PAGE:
Here in the U.S., we are quickly nearing the holiday of Thanksgiving, a season when we are supposed to reflect on all the things for which we are grateful. In theory, this seems like an excellent idea. In reality, I wonder sometimes if we aren’t actually conditioning ourselves to be thankful mostly for the excess that we post about on social media for thirty days, while the gap between “#normal” and “#blessed” silently grows unnoticed.
For Christians in particular, I wonder if we don’t too often or too easily equate the goodness of God with the things that simply make us comfortable. I can only speak for myself but must confess that I gravitate toward the notion that the life I enjoy is primarily the result of my own effort. If I work harder, I enjoy greater rewards. If I enjoy more blessings, then surely God must be happy with my service and love me more. But too often I forget that even in the so-called ordinary areas of my life, I have been given beyond measure far more than I deserve. Confronted with this, I must admit that in many areas of life, I am unworthy at best.
All of this makes me think that maybe Jesus’ story is not just another trope about “servant leadership,” but rather a reminder for his followers about the importance of humility. We are not worthless (Jesus’ own sacrifice should remind us otherwise), but neither does our role as servants of God mean we are entitled to all the finest things this world has to offer. Especially given the context in which Luke chooses to include this story—following the story of faith like a mustard seed and the healing of ten lepers, only one of whom chooses to return and thank Jesus for the gift of his healing—I have to wonder if Jesus wasn’t reminding his followers of the significance of simple things. Could this be a lesson for those of us who regularly practice Sabbath — not to fit more things into a single good day, but to recognize more of the good in all the days of our life? Is it possible that a posture of humility could lead us to a deeper appreciation for the glimpses of God that we have learned to see as commonplace?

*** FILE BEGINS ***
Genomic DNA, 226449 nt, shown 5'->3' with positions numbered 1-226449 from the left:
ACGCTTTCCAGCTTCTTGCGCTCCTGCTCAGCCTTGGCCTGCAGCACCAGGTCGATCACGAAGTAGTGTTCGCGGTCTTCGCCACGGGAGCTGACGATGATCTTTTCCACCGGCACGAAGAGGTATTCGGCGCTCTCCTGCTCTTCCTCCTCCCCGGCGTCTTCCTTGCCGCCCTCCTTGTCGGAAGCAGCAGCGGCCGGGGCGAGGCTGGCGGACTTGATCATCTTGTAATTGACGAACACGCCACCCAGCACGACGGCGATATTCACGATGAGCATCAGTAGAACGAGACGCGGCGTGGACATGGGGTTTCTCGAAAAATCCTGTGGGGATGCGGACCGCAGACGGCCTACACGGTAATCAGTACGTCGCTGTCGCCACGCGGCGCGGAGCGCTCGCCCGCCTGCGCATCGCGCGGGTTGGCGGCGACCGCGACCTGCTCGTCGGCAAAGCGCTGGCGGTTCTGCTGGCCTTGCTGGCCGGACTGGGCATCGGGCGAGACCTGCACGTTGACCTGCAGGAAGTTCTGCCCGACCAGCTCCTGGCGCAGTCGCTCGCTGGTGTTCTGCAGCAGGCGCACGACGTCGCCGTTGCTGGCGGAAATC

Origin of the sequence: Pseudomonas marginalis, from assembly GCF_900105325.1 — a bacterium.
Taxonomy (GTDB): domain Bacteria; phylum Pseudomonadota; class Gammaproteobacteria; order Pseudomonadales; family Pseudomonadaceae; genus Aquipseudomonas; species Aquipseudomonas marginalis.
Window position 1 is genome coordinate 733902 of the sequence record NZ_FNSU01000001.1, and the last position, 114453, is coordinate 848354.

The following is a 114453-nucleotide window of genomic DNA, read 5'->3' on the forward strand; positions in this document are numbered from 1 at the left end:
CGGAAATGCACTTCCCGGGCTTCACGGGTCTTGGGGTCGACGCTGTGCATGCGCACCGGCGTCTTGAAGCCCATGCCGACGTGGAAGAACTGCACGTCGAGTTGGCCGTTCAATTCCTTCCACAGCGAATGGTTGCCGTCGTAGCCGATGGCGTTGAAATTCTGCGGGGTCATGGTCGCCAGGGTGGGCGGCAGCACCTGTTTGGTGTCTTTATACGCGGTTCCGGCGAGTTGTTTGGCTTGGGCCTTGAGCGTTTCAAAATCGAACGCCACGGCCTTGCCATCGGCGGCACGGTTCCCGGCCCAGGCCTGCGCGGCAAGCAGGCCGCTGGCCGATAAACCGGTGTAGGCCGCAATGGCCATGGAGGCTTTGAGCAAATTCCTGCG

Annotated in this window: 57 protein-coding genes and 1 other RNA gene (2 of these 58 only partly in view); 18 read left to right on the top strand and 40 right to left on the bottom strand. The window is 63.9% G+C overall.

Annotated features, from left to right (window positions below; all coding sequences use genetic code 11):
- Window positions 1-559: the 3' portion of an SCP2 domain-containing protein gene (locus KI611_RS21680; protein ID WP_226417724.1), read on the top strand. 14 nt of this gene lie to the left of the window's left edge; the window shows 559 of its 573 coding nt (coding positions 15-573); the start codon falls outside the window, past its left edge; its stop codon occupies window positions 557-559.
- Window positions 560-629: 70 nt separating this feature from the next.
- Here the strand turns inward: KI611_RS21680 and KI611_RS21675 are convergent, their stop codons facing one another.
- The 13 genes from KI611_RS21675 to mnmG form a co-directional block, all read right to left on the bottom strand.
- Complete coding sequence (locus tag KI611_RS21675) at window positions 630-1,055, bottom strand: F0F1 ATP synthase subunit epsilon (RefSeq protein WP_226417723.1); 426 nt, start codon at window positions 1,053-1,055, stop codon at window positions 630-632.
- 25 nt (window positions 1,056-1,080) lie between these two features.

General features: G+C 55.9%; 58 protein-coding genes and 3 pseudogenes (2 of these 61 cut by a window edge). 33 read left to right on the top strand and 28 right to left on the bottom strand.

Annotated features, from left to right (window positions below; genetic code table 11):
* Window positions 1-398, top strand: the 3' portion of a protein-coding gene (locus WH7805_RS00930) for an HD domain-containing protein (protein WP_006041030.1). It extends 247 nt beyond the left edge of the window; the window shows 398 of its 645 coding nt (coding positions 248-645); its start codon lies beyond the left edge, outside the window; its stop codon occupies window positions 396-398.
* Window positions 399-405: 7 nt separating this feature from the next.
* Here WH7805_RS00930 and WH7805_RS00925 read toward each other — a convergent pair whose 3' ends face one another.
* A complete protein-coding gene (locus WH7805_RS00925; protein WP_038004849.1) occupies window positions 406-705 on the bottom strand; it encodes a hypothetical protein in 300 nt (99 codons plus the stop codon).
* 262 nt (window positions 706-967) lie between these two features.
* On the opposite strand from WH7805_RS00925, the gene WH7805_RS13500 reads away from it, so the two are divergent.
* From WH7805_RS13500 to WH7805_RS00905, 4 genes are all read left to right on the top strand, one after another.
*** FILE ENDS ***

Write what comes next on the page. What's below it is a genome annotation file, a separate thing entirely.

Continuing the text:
I was processing this all out loud with Dena recently and she put it better than I ever could: “When we accept that we are undeserving of all we have been given, it leads us to a gratitude that is fuller and deeper.”
As we move into a season when it feels appropriate to reflect on gratitude, may we recognize that we are indeed both unworthy and blessed. May we realize that in the ordinary facets of life, the goodness of God has been poured out on us beyond measure. And in the spirit of authentic humility, may we become truly and deeply thankful.

By Elia King

MARGINS PODCAST - New Episodes Each Wednesday at 8am PST

Saltworks Live with Alex Bryan

Saturdays at 10am PST

Alex Bryan is hosting Saltworks Live each week from Walla Walla, Washington, USA.  Be sure to join us each Saturday for a lively discussion as we enter into the book of Acts.  You will be able to join Saltworks Live on the One project website, app, Facebook and YouTube.

Get The App

Stay connected and get the latest content.

Download The App


A podcast highlighting LIVE TALKS from our One project gatherings over the last decade.  Each Friday evening, we release a new featured talk.  Enjoy these insightful and powerful words from some of the best speakers from across the world.  New episodes will air every week at 5pm PST.  Listen live, or throughout your week!

Support the Work of the One project

Posted in
Posted in , ,

No Comments